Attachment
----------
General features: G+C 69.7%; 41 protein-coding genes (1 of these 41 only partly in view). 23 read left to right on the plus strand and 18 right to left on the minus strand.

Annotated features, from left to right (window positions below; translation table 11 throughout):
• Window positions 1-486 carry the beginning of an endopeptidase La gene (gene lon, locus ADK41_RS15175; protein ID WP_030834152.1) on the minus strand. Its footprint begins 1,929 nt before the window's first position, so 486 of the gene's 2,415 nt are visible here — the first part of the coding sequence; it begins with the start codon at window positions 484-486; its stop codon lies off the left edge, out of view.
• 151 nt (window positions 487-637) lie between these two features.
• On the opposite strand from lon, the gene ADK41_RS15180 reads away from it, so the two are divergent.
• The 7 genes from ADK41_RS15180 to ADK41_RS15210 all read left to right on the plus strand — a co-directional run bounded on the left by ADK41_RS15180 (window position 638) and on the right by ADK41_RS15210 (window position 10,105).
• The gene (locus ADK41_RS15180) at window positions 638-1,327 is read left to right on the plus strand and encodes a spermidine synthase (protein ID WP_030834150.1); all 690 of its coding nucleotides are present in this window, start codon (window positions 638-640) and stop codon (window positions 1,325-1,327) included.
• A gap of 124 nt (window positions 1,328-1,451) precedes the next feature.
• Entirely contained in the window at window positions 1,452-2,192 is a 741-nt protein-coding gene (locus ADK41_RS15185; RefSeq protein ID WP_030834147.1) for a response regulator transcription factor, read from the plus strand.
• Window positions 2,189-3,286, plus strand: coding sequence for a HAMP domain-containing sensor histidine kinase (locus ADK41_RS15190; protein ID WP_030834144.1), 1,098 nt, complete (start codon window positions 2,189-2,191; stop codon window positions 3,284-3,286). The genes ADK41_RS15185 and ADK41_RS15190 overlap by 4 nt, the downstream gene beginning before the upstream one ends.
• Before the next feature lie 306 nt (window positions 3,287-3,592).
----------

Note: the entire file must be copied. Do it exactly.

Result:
General features: G+C 69.7%; 41 protein-coding genes (1 of these 41 only partly in view). 23 read left to right on the plus strand and 18 right to left on the minus strand.

Annotated features, from left to right (window positions below; translation table 11 throughout):
• Window positions 1-486 carry the beginning of an endopeptidase La gene (gene lon, locus ADK41_RS15175; protein ID WP_030834152.1) on the minus strand. Its footprint begins 1,929 nt before the window's first position, so 486 of the gene's 2,415 nt are visible here — the first part of the coding sequence; it begins with the start codon at window positions 484-486; its stop codon lies off the left edge, out of view.
• 151 nt (window positions 487-637) lie between these two features.
• On the opposite strand from lon, the gene ADK41_RS15180 reads away from it, so the two are divergent.
• The 7 genes from ADK41_RS15180 to ADK41_RS15210 all read left to right on the plus strand — a co-directional run bounded on the left by ADK41_RS15180 (window position 638) and on the right by ADK41_RS15210 (window position 10,105).
• The gene (locus ADK41_RS15180) at window positions 638-1,327 is read left to right on the plus strand and encodes a spermidine synthase (protein ID WP_030834150.1); all 690 of its coding nucleotides are present in this window, start codon (window positions 638-640) and stop codon (window positions 1,325-1,327) included.
• A gap of 124 nt (window positions 1,328-1,451) precedes the next feature.
• Entirely contained in the window at window positions 1,452-2,192 is a 741-nt protein-coding gene (locus ADK41_RS15185; RefSeq protein ID WP_030834147.1) for a response regulator transcription factor, read from the plus strand.
• Window positions 2,189-3,286, plus strand: coding sequence for a HAMP domain-containing sensor histidine kinase (locus ADK41_RS15190; protein ID WP_030834144.1), 1,098 nt, complete (start codon window positions 2,189-2,191; stop codon window positions 3,284-3,286). The genes ADK41_RS15185 and ADK41_RS15190 overlap by 4 nt, the downstream gene beginning before the upstream one ends.
• Before the next feature lie 306 nt (window positions 3,287-3,592).